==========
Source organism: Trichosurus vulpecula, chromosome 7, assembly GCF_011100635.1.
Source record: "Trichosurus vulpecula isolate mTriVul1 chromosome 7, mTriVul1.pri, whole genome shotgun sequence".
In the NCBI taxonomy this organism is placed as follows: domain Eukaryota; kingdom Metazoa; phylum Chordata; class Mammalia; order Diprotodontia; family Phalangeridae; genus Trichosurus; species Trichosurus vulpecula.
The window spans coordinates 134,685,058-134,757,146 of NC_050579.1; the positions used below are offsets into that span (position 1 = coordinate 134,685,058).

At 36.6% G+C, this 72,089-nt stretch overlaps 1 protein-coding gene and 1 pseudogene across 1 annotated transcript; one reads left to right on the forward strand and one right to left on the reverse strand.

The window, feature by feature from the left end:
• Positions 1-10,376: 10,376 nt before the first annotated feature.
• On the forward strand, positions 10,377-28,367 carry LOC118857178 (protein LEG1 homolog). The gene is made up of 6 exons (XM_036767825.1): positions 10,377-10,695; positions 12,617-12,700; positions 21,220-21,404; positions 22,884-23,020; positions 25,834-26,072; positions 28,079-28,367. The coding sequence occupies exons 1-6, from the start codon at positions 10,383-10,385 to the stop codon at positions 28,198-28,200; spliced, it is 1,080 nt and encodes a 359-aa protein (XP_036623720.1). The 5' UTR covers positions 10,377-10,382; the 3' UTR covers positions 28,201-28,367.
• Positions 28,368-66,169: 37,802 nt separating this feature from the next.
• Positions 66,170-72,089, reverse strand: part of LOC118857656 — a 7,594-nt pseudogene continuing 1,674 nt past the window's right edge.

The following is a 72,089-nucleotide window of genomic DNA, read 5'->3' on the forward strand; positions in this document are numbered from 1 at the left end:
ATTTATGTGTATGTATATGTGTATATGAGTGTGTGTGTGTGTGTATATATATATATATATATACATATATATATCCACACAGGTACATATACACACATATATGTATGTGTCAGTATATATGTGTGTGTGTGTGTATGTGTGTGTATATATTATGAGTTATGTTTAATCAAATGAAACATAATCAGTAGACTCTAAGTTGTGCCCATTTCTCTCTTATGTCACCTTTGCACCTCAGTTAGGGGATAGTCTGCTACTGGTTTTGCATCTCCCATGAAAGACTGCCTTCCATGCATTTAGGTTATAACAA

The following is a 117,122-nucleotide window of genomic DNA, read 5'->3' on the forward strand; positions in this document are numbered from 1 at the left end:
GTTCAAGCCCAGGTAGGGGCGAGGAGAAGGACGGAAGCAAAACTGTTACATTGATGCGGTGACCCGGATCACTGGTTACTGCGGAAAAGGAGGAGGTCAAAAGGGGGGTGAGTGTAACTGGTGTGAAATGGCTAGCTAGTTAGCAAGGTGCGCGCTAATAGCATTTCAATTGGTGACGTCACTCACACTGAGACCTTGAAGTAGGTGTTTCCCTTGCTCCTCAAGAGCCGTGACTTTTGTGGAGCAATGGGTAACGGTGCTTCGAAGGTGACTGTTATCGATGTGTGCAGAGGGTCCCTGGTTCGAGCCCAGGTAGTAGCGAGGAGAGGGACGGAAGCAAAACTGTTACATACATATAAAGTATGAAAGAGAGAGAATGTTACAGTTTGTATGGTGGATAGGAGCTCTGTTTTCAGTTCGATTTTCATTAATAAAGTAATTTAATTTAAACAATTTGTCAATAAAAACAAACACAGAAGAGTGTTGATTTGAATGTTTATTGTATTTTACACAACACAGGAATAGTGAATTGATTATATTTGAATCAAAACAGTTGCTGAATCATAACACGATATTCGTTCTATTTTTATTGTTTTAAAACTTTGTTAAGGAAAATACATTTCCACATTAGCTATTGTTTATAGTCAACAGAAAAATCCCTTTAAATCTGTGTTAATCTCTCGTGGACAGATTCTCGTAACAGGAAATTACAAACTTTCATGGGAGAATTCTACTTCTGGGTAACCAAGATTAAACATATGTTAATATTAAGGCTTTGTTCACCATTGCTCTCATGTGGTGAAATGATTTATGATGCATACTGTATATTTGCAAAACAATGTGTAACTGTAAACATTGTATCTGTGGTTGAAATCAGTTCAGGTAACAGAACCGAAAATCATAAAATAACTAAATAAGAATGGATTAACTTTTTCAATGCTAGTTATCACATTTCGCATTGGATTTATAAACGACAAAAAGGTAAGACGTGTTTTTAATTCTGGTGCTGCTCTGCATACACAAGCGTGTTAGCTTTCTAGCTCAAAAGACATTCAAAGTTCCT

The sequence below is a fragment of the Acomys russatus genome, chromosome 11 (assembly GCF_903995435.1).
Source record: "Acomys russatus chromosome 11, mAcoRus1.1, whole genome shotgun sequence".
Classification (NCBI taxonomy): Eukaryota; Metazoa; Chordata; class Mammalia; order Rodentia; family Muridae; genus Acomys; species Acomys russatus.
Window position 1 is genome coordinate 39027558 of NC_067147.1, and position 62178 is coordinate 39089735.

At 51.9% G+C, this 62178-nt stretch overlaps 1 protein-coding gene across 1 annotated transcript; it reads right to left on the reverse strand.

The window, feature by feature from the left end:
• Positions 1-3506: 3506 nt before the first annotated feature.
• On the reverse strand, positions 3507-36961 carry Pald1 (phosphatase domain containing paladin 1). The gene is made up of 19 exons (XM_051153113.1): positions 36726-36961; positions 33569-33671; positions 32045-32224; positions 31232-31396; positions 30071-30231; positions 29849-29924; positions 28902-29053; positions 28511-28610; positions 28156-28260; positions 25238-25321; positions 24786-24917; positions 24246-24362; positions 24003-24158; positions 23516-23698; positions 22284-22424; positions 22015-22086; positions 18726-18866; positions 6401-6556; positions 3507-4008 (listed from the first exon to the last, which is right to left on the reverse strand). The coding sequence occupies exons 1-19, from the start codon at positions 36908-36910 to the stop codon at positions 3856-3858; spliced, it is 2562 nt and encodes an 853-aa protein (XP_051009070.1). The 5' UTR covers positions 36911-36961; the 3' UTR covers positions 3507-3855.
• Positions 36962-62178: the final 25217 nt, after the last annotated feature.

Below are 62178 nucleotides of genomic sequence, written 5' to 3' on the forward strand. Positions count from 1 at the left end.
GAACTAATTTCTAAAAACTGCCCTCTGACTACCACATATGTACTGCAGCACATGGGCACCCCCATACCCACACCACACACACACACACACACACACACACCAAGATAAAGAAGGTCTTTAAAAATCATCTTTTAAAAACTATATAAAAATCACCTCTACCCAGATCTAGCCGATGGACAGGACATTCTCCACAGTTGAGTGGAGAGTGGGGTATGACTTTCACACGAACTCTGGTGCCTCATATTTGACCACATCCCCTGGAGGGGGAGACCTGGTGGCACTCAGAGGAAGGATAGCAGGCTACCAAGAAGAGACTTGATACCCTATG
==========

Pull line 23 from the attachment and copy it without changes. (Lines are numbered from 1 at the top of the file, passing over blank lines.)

• Positions 36962-62178: the final 25217 nt, after the last annotated feature.